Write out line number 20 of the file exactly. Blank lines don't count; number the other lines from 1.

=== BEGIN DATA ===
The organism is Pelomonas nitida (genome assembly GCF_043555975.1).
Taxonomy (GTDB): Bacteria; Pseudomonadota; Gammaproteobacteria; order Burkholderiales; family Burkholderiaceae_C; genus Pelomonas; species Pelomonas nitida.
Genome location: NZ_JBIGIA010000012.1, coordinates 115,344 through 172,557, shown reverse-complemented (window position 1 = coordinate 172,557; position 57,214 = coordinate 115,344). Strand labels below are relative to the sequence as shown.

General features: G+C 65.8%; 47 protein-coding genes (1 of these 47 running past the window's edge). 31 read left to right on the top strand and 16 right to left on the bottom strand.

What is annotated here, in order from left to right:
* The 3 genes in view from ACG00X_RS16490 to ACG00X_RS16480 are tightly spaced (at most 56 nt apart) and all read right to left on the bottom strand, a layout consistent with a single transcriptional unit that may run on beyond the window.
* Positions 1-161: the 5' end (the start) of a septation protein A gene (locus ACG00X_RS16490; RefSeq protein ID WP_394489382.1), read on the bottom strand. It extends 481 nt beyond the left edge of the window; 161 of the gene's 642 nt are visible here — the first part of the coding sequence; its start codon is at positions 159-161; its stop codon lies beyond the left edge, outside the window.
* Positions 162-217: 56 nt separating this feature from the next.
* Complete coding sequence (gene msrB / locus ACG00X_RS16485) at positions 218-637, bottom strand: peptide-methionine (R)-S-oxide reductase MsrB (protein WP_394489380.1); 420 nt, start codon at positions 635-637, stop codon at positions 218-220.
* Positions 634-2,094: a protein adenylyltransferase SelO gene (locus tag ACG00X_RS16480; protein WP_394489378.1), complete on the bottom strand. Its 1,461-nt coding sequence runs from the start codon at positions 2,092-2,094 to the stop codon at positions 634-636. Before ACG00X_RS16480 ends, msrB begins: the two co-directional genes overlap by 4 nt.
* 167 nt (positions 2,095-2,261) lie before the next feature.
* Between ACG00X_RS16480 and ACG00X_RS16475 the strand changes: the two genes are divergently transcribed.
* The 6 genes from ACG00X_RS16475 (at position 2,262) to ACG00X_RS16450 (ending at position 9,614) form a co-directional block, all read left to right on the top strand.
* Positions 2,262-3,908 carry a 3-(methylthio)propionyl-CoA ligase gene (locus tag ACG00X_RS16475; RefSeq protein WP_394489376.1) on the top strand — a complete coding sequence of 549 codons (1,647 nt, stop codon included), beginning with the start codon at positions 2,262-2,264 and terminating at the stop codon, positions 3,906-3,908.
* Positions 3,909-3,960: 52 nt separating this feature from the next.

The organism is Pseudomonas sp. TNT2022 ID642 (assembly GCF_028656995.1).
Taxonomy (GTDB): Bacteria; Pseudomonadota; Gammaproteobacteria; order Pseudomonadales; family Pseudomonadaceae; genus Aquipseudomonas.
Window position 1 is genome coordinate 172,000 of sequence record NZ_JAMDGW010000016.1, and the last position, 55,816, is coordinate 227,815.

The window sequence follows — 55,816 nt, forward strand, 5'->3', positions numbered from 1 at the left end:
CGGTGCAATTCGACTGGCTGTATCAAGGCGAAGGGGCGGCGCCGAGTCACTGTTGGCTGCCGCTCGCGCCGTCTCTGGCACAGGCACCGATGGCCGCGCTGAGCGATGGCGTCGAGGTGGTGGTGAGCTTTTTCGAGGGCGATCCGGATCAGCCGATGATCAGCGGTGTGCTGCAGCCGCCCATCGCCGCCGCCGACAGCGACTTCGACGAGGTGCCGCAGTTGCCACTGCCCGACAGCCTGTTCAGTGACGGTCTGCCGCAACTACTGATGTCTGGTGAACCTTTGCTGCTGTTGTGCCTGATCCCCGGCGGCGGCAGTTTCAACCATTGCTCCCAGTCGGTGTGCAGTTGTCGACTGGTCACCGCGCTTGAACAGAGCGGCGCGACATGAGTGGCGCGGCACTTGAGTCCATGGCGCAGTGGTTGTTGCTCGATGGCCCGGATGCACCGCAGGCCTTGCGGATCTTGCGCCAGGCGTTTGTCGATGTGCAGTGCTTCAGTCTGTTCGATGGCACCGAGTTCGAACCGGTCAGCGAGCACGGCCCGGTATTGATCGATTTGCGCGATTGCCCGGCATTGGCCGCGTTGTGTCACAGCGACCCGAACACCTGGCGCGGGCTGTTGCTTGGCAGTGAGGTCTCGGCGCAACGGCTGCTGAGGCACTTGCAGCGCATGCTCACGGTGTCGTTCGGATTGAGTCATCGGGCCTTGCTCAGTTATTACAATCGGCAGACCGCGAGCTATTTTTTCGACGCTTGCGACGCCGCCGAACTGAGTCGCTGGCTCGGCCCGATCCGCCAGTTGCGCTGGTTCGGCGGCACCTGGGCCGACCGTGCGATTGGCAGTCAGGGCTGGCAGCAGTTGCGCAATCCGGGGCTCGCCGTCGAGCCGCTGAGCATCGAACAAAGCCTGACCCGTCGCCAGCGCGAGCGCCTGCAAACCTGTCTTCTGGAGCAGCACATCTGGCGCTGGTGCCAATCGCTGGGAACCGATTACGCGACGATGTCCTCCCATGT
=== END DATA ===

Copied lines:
CGGTGCAATTCGACTGGCTGTATCAAGGCGAAGGGGCGGCGCCGAGTCACTGTTGGCTGCCGCTCGCGCCGTCTCTGGCACAGGCACCGATGGCCGCGCTGAGCGATGGCGTCGAGGTGGTGGTGAGCTTTTTCGAGGGCGATCCGGATCAGCCGATGATCAGCGGTGTGCTGCAGCCGCCCATCGCCGCCGCCGACAGCGACTTCGACGAGGTGCCGCAGTTGCCACTGCCCGACAGCCTGTTCAGTGACGGTCTGCCGCAACTACTGATGTCTGGTGAACCTTTGCTGCTGTTGTGCCTGATCCCCGGCGGCGGCAGTTTCAACCATTGCTCCCAGTCGGTGTGCAGTTGTCGACTGGTCACCGCGCTTGAACAGAGCGGCGCGACATGAGTGGCGCGGCACTTGAGTCCATGGCGCAGTGGTTGTTGCTCGATGGCCCGGATGCACCGCAGGCCTTGCGGATCTTGCGCCAGGCGTTTGTCGATGTGCAGTGCTTCAGTCTGTTCGATGGCACCGAGTTCGAACCGGTCAGCGAGCACGGCCCGGTATTGATCGATTTGCGCGATTGCCCGGCATTGGCCGCGTTGTGTCACAGCGACCCGAACACCTGGCGCGGGCTGTTGCTTGGCAGTGAGGTCTCGGCGCAACGGCTGCTGAGGCACTTGCAGCGCATGCTCACGGTGTCGTTCGGATTGAGTCATCGGGCCTTGCTCAGTTATTACAATCGGCAGACCGCGAGCTATTTTTTCGACGCTTGCGACGCCGCCGAACTGAGTCGCTGGCTCGGCCCGATCCGCCAGTTGCGCTGGTTCGGCGGCACCTGGGCCGACCGTGCGATTGGCAGTCAGGGCTGGCAGCAGTTGCGCAATCCGGGGCTCGCCGTCGAGCCGCTGAGCATCGAACAAAGCCTGACCCGTCGCCAGCGCGAGCGCCTGCAAACCTGTCTTCTGGAGCAGCACATCTGGCGCTGGTGCCAATCGCTGGGAACCGATTACGCGACGATGTCCTCCCATGT